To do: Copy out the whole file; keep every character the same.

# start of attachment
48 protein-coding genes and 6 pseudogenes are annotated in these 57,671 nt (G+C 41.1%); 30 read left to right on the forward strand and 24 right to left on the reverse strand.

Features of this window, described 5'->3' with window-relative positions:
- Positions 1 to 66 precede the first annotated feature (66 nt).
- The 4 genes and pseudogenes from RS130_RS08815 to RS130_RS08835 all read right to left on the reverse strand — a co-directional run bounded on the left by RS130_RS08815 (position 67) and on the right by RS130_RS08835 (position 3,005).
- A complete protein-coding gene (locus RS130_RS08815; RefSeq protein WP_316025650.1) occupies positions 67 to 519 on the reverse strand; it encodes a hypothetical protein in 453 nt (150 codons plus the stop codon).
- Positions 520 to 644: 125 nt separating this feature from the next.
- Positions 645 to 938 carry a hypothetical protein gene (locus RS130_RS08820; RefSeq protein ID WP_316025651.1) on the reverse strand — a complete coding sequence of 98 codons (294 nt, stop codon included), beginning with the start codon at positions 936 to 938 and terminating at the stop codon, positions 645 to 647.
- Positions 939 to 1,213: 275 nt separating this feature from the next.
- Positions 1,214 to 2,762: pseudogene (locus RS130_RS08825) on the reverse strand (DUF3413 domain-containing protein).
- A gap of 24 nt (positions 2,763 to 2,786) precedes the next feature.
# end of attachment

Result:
48 protein-coding genes and 6 pseudogenes are annotated in these 57,671 nt (G+C 41.1%); 30 read left to right on the forward strand and 24 right to left on the reverse strand.

Features of this window, described 5'->3' with window-relative positions:
- Positions 1 to 66 precede the first annotated feature (66 nt).
- The 4 genes and pseudogenes from RS130_RS08815 to RS130_RS08835 all read right to left on the reverse strand — a co-directional run bounded on the left by RS130_RS08815 (position 67) and on the right by RS130_RS08835 (position 3,005).
- A complete protein-coding gene (locus RS130_RS08815; RefSeq protein WP_316025650.1) occupies positions 67 to 519 on the reverse strand; it encodes a hypothetical protein in 453 nt (150 codons plus the stop codon).
- Positions 520 to 644: 125 nt separating this feature from the next.
- Positions 645 to 938 carry a hypothetical protein gene (locus RS130_RS08820; RefSeq protein ID WP_316025651.1) on the reverse strand — a complete coding sequence of 98 codons (294 nt, stop codon included), beginning with the start codon at positions 936 to 938 and terminating at the stop codon, positions 645 to 647.
- Positions 939 to 1,213: 275 nt separating this feature from the next.
- Positions 1,214 to 2,762: pseudogene (locus RS130_RS08825) on the reverse strand (DUF3413 domain-containing protein).
- A gap of 24 nt (positions 2,763 to 2,786) precedes the next feature.